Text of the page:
Unfortunately, the January 2010 earthquake that rocked Haiti rendered the Safe House uninhabitable. Tragically, V-Day activist Myriam Merlet was killed in the earthquake. Her loss, and that of fellow women ’s rights activists Anne Marie Coriolan and Magalie Marcelin, is a huge loss for the women’s movement in Haiti and the world over.
While women have spoken of widespread rape in the IDP camps and the fear of being attacked, data on the full number of sexual assaults that have occurred since the earthquake to date is unavailable.
By March 2010, KOFAVIV, the Commission of Women Victim-to-Victim, had tracked 230 rapes in 15 camps in Port-au-Prince.
Médecins Sans Frontières reported 68 cases of rape in the month of April 2010 at one of their clinics in Port-au-Prince.
A recent Refugees International report that was published in October 2010 states that cases of rape on children as young as 10 years old have tripled in Haiti since January 2010, as have the number of abortions for this age group. It also reports heightened gang-related violence, as well as reports of women being forced to trade sex for food.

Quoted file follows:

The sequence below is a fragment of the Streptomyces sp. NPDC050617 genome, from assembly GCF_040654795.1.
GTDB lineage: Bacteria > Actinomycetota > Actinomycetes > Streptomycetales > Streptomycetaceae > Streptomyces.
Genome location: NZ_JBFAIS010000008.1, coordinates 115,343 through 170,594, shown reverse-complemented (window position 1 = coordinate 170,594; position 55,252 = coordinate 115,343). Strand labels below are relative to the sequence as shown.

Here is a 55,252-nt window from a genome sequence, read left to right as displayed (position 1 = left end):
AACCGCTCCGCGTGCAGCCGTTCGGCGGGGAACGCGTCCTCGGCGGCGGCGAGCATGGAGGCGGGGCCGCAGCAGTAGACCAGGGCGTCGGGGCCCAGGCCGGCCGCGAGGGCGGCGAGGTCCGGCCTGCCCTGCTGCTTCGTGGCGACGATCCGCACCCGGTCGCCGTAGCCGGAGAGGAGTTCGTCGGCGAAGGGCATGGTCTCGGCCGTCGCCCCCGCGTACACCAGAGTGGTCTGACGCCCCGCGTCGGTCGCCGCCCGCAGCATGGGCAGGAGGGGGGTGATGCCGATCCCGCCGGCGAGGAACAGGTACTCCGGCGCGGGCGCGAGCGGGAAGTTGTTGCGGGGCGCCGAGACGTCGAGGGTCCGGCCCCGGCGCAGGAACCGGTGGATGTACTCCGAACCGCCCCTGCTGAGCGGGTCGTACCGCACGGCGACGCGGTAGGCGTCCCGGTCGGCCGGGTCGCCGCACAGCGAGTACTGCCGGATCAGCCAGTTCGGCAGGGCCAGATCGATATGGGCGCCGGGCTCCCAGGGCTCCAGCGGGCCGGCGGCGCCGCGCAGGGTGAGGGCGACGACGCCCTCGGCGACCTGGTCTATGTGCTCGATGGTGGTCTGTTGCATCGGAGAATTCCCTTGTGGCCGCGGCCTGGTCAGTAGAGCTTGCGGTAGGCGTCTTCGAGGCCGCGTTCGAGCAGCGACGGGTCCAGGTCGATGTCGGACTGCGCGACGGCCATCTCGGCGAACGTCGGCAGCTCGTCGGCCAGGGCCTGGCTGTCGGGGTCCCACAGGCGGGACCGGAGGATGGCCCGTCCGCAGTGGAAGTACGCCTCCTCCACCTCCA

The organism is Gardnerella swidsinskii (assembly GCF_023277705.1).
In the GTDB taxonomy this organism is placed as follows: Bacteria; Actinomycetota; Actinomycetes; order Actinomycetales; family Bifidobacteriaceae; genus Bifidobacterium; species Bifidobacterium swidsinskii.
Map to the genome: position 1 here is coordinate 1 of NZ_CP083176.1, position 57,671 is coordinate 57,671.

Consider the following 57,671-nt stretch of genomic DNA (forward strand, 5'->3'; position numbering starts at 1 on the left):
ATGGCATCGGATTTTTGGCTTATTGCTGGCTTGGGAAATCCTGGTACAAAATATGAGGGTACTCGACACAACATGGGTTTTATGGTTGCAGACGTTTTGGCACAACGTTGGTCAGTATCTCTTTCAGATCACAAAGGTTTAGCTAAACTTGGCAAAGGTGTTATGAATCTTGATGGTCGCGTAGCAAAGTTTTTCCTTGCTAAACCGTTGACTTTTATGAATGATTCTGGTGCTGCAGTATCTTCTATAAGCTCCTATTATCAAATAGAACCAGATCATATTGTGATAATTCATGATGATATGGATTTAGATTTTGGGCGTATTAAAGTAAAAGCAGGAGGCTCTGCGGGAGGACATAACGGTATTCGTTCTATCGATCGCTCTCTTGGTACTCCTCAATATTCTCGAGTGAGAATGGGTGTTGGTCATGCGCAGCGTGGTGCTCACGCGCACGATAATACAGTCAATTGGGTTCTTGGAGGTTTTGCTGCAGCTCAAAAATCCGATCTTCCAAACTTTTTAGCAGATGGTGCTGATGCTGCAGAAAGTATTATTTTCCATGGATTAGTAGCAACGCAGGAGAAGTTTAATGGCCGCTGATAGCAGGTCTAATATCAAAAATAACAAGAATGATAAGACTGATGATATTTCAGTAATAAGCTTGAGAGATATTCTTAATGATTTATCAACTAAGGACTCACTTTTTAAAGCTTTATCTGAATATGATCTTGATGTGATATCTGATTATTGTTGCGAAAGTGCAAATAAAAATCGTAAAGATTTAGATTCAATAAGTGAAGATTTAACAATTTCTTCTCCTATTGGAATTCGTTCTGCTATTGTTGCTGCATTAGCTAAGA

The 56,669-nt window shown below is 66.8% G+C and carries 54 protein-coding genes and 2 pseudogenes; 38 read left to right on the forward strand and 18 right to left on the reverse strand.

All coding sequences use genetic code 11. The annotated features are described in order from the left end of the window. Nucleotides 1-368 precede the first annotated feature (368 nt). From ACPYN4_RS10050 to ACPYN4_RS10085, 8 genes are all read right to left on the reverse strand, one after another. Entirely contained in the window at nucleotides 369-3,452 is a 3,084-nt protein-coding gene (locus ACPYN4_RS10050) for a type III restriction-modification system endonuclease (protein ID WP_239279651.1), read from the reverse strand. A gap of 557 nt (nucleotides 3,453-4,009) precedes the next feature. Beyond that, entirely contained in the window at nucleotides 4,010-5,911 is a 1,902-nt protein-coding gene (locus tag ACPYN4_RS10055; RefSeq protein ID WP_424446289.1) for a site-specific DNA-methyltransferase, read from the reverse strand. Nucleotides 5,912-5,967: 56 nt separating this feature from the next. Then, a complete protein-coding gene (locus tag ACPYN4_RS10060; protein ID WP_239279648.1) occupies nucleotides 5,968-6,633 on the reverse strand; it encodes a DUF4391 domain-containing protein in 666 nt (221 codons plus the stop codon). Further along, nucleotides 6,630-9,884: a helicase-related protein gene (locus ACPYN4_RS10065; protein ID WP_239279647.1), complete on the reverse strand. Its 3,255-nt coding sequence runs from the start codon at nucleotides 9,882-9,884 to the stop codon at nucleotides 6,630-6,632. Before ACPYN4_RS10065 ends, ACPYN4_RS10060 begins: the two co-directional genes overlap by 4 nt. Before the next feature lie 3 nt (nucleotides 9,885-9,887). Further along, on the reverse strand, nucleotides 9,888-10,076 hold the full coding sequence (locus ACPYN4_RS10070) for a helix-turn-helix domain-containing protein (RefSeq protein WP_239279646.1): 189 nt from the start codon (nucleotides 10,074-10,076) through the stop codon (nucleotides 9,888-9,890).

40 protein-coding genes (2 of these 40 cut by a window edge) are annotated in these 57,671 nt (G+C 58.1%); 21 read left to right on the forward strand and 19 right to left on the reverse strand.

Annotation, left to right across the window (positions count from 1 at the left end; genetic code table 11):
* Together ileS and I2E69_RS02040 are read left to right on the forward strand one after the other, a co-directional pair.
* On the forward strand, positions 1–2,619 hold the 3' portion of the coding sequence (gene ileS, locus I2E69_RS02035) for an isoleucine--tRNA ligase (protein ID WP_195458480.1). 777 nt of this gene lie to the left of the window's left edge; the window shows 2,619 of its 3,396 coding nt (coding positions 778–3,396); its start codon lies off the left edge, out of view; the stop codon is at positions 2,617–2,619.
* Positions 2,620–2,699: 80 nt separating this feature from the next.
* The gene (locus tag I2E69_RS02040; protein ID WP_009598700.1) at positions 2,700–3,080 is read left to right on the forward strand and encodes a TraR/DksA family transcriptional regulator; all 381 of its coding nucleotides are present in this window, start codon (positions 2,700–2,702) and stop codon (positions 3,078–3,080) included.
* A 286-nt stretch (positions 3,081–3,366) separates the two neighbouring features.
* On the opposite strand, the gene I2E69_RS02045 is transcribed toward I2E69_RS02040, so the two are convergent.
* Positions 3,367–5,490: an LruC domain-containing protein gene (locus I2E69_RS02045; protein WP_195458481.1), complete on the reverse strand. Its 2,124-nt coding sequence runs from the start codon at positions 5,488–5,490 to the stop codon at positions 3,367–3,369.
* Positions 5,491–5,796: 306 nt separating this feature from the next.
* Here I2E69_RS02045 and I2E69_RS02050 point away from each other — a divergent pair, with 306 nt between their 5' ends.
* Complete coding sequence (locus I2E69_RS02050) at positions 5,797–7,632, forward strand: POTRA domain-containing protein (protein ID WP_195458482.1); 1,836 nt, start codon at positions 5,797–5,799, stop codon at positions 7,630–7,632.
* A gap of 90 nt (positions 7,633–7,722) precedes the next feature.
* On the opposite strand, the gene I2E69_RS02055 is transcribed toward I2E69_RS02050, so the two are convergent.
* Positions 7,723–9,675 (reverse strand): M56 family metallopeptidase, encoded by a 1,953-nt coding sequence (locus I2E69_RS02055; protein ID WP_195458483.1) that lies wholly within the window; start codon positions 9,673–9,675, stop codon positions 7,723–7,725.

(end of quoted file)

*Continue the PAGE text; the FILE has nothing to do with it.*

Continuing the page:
As human rights lawyer Jane Flemming reported from the ground, many survivors of rape are afraid to report to police; for the few who do, their rapists are prosecuted at a lower than 2% rate. Haitian women lawyers are working to change this reality so that more women use legal avenues available to them and justice is reached. V-Day ’s campaign will be addressing this issue.
As a first step in planning its Spotlight on Haiti, V-Day supported a two-day gathering of 67 survivors and activists in July, 2010. Lawyers and women ’s rights activists representing 30 grassroots organizations from across Haiti came together to discuss what needed to be done to address gender-based-violence in post-earthquake Haiti. Following the meeting, they presented V-Day with a proposal for a campaign, which V-Day committed to supporting.
Today, Haiti is the poorest country in the Western hemisphere with 80% of the population living under the poverty line and 54% living in abject poverty.
Two-thirds of all Haitians depend on the agricultural sector, mainly small-scale subsistence farming, and remain vulnerable to damage from frequent natural disasters, exacerbated by the country's widespread deforestation.
In May 2011, Michel Martelly took office as the President of Haiti.
With AFASDA, a women ’s rights group with a long track record of innovative work based in Cap Haitian, V-Day is engaging in a country-wide campaign to raise awareness about gender-based violence and serve women through three shelters in Northern Haiti, with legal aid and advocacy.
V-Day will also help produce performances of “The Vagina Monologues” in IDP camps in Port au Prince and provide legal support to the women there.
Lastly, V-Day will provide support to grassroots organizations around Haiti doing awareness-raising work.